RenovaCare, a company based in New York City, is seeking FDA approval for the SkinGun, a device to treat burns using a patient’s own stem cells. Significant portions of skin can be destroyed in burn injuries, meaning that regenerative therapy is required to restore or replace the injured tissue. Current treatments for burns involve skin grafting, where healthy skin is removed from the patient and then cultured in a laboratory, sometimes for several weeks, to grow larger sheets of cells. This delay in treatment can sometimes mean that the patient dies or develops complications such as infections.
The SkinGun has been developed with the aim of providing a rapid treatment for burns. The developers say that compared with skin grafting, a much smaller healthy skin sample can be converted into a regenerative treatment for an equivalent sized burn injury within just 2 hours. The treatment involves converting the harvested healthy skin into a solution containing the patient’s own regenerative stem cells, which is then sprayed onto the wound using the SkinGun device.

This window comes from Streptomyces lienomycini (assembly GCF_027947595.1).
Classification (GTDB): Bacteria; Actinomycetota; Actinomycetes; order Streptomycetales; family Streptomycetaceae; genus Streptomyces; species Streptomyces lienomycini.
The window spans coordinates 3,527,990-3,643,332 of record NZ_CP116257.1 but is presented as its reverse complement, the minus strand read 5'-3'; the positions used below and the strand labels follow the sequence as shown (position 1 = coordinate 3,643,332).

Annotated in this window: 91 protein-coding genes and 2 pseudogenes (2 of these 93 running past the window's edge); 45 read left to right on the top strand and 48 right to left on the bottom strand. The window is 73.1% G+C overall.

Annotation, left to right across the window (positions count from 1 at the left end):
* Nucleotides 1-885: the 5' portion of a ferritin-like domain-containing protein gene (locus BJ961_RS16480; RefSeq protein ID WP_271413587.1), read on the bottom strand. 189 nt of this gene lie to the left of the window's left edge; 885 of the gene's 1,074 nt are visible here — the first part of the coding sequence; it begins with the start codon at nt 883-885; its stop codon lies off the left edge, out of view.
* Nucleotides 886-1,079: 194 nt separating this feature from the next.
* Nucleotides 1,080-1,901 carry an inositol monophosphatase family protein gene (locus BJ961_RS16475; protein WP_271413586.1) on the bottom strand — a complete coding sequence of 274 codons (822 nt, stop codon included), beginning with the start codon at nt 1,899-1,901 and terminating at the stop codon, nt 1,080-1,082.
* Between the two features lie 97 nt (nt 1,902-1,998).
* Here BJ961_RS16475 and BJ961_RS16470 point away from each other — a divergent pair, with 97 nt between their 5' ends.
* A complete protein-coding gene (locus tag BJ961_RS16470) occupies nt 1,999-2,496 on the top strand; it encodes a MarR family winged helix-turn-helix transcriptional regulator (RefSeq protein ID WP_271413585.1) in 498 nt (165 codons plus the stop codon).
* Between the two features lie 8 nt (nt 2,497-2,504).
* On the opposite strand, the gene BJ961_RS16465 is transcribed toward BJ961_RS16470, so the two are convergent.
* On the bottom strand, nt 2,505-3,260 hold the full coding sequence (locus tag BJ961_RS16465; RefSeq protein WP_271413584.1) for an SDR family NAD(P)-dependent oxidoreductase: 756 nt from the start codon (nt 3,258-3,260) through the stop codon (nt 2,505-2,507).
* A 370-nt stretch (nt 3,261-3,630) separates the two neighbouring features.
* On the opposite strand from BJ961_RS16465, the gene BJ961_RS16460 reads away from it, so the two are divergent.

RenovaCare have reported that in their preliminary investigations, the device shows potential for the effective treatment of second degree burns. In some patients, the signs of skin healing have become apparent in as little as four days following treatment. So far, SkinGun has been used in a small number of burn patients as an investigational therapy.
The preliminary data point to the potential for reduced recovery times and greater levels of restoration of burnt tissue. However, the device will need to receive FDA approval before it becomes clinically available in the U.S. and clinical trials are needed to fully determine its efficacy and safety.